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Across both sides of the political divide, election season is affecting our mental health

INDIANAPOLIS (WISH) – Election season is taking a toll on mental health with experts saying more Americans are suffering significant stress.

A recent News 8 Twitter poll shows of the 83 people who responded, 45% say they are experiencing election stress with 9% saying they know someone who is.

Kristine Chapleau, Ph.D., HSPP is a clinical psychologist in Indianapolis who says more of her patients are citing the election as an additional stressor to existing mental health issues.

“This is a national crisis. There is a lot at stake, and people are feeling that,” said Chapleau.

Chapleau says while not a clinical term, election stress disorder was coined after the divided 2016 election. Uncertainty on issues like the pandemic, Affordable Care Act and environmental abnormalities are only adding to that stress.

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Symptoms of election stress disorder include having a sense of worry, increased irritability, feeling argumentative and checking social media for the latest election updates.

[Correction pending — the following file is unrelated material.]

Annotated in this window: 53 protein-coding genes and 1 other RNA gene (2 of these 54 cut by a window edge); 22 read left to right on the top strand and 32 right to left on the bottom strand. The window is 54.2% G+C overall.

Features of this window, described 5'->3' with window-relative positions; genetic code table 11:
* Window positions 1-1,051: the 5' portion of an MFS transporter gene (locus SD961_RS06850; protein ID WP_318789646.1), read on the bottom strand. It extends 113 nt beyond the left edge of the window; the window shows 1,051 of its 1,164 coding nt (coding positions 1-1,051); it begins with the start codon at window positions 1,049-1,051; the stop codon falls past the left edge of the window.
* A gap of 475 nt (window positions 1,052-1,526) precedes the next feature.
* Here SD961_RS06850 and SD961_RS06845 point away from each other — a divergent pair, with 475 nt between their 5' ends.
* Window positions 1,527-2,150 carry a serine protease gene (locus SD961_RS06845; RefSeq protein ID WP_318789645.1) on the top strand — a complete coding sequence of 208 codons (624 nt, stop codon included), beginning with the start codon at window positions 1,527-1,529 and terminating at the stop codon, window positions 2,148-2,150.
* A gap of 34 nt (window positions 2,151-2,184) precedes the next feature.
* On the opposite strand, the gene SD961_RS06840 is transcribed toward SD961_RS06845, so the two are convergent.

Chapleau says our bodies like to feel good so instead of turning to a temporary fix to cope, she suggests starting with things you can control.

“We can vote, we can call our senators to make our voices heard, we can journal even for 15 minutes a day,” said Chapleau adding that turning off news notifications can help shed the burden of too much information.

“I think the question is what would you do with that information once you got it? What’s the plan.? If all it does is it just sits with you and there is nothing you can do with it because it’s not your job then I don’t see how it’s helpful,” Chapleau said.

With two weeks until Nov. 3, Chapleau stresses that worrying about a possible outcome today isn’t productive.

“We might not know who wins on election day, so prepare yourself for that. Take your mind off the election. You can still be informed without being all in all the time,” Chapleau adds.

Election stress is similar to any other stress in that it can lead to chronic stress, sleep issues and even heart problems.

There are several crisis hotlines available for anyone feeling stress or anxiety including, Be Well Indiana. Simply call 2-1-1.

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